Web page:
The Parliamentary Secretary has tried to meet the Promoter's amendment, but he has not met the constitutional point which we are really discussing, and that is our objection to a local authority which has obtained an Act of Parliament, perhaps at great trouble and expense, being deprived of the right, if that Act is to be amended, of going upstairs before a Select Committee, where the proposal can be examined, where counsel can be employed and all the details can be gone into. In place of that procedure the Bill proposes a completely new constitutional practice —that such an Act should be amended by means of an Order lying on the Table of the House for a certain number of days and being approved by means of a Resolution. We all know how that procedure works. Such a Resolution may be passed late at night, when only a very few Members who know anything about the matter are in the House. It is not a mere matter of hair-splitting, as my hon. Friend the Member for Durham (Mr. Ritson) said, nor are we exaggerating a small point; on the contrary, it is an extremely important point.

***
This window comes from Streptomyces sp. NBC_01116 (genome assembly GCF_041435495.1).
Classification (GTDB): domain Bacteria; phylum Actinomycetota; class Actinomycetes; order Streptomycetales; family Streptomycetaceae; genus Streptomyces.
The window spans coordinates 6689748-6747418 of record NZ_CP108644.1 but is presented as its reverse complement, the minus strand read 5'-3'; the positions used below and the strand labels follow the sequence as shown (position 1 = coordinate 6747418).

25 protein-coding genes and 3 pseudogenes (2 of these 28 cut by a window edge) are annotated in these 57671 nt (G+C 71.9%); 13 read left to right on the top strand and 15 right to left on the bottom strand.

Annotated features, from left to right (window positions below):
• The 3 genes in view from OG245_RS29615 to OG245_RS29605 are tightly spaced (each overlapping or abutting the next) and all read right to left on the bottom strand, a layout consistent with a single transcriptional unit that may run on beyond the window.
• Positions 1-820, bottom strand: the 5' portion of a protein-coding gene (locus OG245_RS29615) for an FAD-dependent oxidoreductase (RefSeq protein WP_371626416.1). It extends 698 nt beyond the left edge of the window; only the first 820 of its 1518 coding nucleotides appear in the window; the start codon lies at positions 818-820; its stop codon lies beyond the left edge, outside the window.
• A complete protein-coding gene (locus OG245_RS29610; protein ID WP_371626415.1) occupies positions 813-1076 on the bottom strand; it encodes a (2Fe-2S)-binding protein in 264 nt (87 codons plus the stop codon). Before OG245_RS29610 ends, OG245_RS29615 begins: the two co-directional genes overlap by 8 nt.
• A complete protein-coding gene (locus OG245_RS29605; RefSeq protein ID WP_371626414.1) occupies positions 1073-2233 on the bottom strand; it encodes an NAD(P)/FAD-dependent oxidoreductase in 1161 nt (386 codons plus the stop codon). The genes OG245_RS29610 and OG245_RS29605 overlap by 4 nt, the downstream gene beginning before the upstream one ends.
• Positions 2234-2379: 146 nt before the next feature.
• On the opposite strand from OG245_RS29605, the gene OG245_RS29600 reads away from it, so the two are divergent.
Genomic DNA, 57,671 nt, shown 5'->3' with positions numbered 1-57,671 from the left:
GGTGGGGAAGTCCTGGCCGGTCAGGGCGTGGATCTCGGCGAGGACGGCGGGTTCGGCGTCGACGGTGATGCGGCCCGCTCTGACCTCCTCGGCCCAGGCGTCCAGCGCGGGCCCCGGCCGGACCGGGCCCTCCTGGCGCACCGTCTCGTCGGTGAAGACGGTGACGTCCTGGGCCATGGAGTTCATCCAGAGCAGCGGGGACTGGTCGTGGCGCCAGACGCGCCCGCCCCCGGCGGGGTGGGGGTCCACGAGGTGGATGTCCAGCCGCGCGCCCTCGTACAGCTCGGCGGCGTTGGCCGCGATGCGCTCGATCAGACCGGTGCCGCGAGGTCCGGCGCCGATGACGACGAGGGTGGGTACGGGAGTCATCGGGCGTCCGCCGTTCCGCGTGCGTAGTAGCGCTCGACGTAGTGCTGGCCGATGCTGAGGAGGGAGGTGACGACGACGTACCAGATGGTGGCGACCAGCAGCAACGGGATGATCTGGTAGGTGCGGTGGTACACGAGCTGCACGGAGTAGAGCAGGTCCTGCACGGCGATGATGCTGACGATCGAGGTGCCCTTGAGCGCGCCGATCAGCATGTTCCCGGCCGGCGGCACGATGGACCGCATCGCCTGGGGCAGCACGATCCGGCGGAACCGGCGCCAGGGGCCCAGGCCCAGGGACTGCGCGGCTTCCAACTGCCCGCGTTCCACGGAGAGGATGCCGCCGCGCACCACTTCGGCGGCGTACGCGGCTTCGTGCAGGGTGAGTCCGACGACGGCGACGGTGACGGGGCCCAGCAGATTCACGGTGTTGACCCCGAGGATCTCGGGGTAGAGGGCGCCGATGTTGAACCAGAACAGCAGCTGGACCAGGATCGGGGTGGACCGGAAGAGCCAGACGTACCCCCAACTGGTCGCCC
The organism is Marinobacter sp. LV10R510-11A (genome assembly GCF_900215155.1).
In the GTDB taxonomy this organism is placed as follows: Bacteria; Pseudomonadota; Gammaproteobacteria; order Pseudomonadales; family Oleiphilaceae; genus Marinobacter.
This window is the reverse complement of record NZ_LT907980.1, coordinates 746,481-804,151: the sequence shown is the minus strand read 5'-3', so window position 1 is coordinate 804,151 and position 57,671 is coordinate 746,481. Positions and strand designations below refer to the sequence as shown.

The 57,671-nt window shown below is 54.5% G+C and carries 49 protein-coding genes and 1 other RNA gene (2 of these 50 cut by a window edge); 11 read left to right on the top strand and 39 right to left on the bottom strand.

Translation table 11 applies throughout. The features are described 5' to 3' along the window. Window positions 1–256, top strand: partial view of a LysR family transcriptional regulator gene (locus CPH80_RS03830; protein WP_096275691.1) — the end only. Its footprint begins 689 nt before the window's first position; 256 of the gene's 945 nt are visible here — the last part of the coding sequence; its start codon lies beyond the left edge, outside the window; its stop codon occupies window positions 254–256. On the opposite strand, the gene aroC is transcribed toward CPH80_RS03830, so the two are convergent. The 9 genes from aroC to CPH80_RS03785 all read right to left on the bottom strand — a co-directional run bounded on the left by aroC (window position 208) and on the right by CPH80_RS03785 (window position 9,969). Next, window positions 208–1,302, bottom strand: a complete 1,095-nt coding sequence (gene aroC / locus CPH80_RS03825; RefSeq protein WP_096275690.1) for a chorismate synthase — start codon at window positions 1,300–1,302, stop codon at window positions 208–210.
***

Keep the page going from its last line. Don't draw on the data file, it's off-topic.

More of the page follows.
As to the Bill itself, I think the House is thoroughly in favour of it. It is a good Bill and we congratulate the promoter, and I hope that it will get its Third Reading; but I cannot see why he should not accept these Amendments. In order to avoid accepting them he has practically weakened his Bill by moving an Amendment to leave out words which ought to be there. Why cannot he accept the Amendment? It would improve his Bill and he would avoid the discredit of taking away from local authorities a statutory right which they already enjoy. I cannot help saying that in this attempt to amend an Act prac- tically by Departmental action there is a slight touch of what has come to be known as the new despotism, and I would, therefore, suggest to the promoter that it would be much wiser of him to accept the Amendment and to let the Bill go to another place.

12.56 p.m.

Photo of Mr Robert Gibson Mr Robert Gibson , Greenock

I am in agreement with hon. Members who have welcomed the Bill. This is a United Kingdom Bill, and I think it is unfortunate that its promoters did not see fit to allow Scottish Members to back it, as we might have been of assistance. As to my own con-

Amendment made: In page 2, line 38, at the end, insert: (6) Notwithstanding the foregoing provisions of this section an order made there under which amends or repeals a provision in a public, general, or local or private Act shall if opposed be provisional only and shall not have effect until confirmed by Parliament and the provisions contained in paragraphs 7 to 9 of the First Schedule to this Act shall have effect with respect to such order.